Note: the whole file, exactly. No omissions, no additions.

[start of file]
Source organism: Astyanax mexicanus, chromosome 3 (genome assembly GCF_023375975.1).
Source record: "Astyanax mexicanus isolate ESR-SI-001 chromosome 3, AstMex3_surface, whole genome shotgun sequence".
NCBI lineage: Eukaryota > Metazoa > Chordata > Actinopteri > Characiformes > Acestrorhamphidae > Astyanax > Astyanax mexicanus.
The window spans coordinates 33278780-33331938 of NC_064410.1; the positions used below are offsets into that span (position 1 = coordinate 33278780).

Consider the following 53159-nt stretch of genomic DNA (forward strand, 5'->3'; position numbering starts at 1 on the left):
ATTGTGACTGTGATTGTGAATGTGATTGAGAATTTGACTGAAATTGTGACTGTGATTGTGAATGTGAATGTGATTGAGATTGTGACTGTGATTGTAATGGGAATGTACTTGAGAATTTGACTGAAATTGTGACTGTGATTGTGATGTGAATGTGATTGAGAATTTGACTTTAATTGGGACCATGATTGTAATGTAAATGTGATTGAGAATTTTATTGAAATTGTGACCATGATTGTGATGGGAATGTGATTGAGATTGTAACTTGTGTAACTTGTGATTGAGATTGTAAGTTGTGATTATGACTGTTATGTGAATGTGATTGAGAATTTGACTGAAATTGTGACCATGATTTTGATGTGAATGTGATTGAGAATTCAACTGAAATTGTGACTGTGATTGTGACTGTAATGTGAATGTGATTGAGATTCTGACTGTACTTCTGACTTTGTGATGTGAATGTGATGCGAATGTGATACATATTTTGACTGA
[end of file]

Source organism: Astyanax mexicanus, chromosome 3 (genome assembly GCF_023375975.1).
Source record: "Astyanax mexicanus isolate ESR-SI-001 chromosome 3, AstMex3_surface, whole genome shotgun sequence".
NCBI lineage: Eukaryota > Metazoa > Chordata > Actinopteri > Characiformes > Acestrorhamphidae > Astyanax > Astyanax mexicanus.
The window spans coordinates 33278780-33331938 of NC_064410.1; the positions used below are offsets into that span (position 1 = coordinate 33278780).

Consider the following 53159-nt stretch of genomic DNA (forward strand, 5'->3'; position numbering starts at 1 on the left):
ATTGTGACTGTGATTGTGAATGTGATTGAGAATTTGACTGAAATTGTGACTGTGATTGTGAATGTGAATGTGATTGAGATTGTGACTGTGATTGTAATGGGAATGTACTTGAGAATTTGACTGAAATTGTGACTGTGATTGTGATGTGAATGTGATTGAGAATTTGACTTTAATTGGGACCATGATTGTAATGTAAATGTGATTGAGAATTTTATTGAAATTGTGACCATGATTGTGATGGGAATGTGATTGAGATTGTAACTTGTGTAACTTGTGATTGAGATTGTAAGTTGTGATTATGACTGTTATGTGAATGTGATTGAGAATTTGACTGAAATTGTGACCATGATTTTGATGTGAATGTGATTGAGAATTCAACTGAAATTGTGACTGTGATTGTGACTGTAATGTGAATGTGATTGAGATTCTGACTGTACTTCTGACTTTGTGATGTGAATGTGATGCGAATGTGATACATATTTTGACTGA